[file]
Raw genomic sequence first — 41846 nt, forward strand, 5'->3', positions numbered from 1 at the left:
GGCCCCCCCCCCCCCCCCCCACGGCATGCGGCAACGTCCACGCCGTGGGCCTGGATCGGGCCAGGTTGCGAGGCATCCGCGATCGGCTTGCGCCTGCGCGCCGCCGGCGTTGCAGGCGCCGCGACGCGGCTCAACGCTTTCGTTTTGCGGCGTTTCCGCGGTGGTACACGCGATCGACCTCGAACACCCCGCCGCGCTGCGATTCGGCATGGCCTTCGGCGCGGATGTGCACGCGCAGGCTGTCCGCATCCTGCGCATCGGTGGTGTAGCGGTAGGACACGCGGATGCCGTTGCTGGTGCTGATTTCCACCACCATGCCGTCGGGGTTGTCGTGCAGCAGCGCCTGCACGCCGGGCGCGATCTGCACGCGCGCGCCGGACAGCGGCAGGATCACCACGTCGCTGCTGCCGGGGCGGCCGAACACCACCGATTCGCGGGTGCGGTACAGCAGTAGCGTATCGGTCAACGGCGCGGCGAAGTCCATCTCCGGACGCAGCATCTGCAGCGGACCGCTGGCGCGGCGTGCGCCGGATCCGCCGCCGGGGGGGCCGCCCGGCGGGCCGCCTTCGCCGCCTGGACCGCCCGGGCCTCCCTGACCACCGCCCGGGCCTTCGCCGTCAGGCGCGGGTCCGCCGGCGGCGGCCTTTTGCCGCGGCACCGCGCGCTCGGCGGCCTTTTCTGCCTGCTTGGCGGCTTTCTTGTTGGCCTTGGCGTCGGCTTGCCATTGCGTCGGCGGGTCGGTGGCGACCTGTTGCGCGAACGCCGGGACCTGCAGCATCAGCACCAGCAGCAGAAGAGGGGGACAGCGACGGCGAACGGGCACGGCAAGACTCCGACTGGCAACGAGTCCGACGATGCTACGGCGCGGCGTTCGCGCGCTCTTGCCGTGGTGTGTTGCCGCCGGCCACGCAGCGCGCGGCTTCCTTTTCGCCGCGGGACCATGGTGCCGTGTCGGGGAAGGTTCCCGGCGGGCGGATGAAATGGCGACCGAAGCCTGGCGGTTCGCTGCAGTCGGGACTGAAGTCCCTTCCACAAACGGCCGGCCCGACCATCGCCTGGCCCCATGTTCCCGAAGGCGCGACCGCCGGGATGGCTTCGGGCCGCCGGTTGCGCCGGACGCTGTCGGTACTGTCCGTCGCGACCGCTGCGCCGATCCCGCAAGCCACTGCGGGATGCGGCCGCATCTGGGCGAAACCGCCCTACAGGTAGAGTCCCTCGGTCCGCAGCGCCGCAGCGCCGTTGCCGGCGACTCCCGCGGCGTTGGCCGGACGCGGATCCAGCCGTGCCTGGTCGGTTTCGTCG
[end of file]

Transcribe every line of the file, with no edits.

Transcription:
Raw genomic sequence first — 41846 nt, forward strand, 5'->3', positions numbered from 1 at the left:
GGCCCCCCCCCCCCCCCCCCACGGCATGCGGCAACGTCCACGCCGTGGGCCTGGATCGGGCCAGGTTGCGAGGCATCCGCGATCGGCTTGCGCCTGCGCGCCGCCGGCGTTGCAGGCGCCGCGACGCGGCTCAACGCTTTCGTTTTGCGGCGTTTCCGCGGTGGTACACGCGATCGACCTCGAACACCCCGCCGCGCTGCGATTCGGCATGGCCTTCGGCGCGGATGTGCACGCGCAGGCTGTCCGCATCCTGCGCATCGGTGGTGTAGCGGTAGGACACGCGGATGCCGTTGCTGGTGCTGATTTCCACCACCATGCCGTCGGGGTTGTCGTGCAGCAGCGCCTGCACGCCGGGCGCGATCTGCACGCGCGCGCCGGACAGCGGCAGGATCACCACGTCGCTGCTGCCGGGGCGGCCGAACACCACCGATTCGCGGGTGCGGTACAGCAGTAGCGTATCGGTCAACGGCGCGGCGAAGTCCATCTCCGGACGCAGCATCTGCAGCGGACCGCTGGCGCGGCGTGCGCCGGATCCGCCGCCGGGGGGGCCGCCCGGCGGGCCGCCTTCGCCGCCTGGACCGCCCGGGCCTCCCTGACCACCGCCCGGGCCTTCGCCGTCAGGCGCGGGTCCGCCGGCGGCGGCCTTTTGCCGCGGCACCGCGCGCTCGGCGGCCTTTTCTGCCTGCTTGGCGGCTTTCTTGTTGGCCTTGGCGTCGGCTTGCCATTGCGTCGGCGGGTCGGTGGCGACCTGTTGCGCGAACGCCGGGACCTGCAGCATCAGCACCAGCAGCAGAAGAGGGGGACAGCGACGGCGAACGGGCACGGCAAGACTCCGACTGGCAACGAGTCCGACGATGCTACGGCGCGGCGTTCGCGCGCTCTTGCCGTGGTGTGTTGCCGCCGGCCACGCAGCGCGCGGCTTCCTTTTCGCCGCGGGACCATGGTGCCGTGTCGGGGAAGGTTCCCGGCGGGCGGATGAAATGGCGACCGAAGCCTGGCGGTTCGCTGCAGTCGGGACTGAAGTCCCTTCCACAAACGGCCGGCCCGACCATCGCCTGGCCCCATGTTCCCGAAGGCGCGACCGCCGGGATGGCTTCGGGCCGCCGGTTGCGCCGGACGCTGTCGGTACTGTCCGTCGCGACCGCTGCGCCGATCCCGCAAGCCACTGCGGGATGCGGCCGCATCTGGGCGAAACCGCCCTACAGGTAGAGTCCCTCGGTCCGCAGCGCCGCAGCGCCGTTGCCGGCGACTCCCGCGGCGTTGGCCGGACGCGGATCCAGCCGTGCCTGGTCGGTTTCGTCG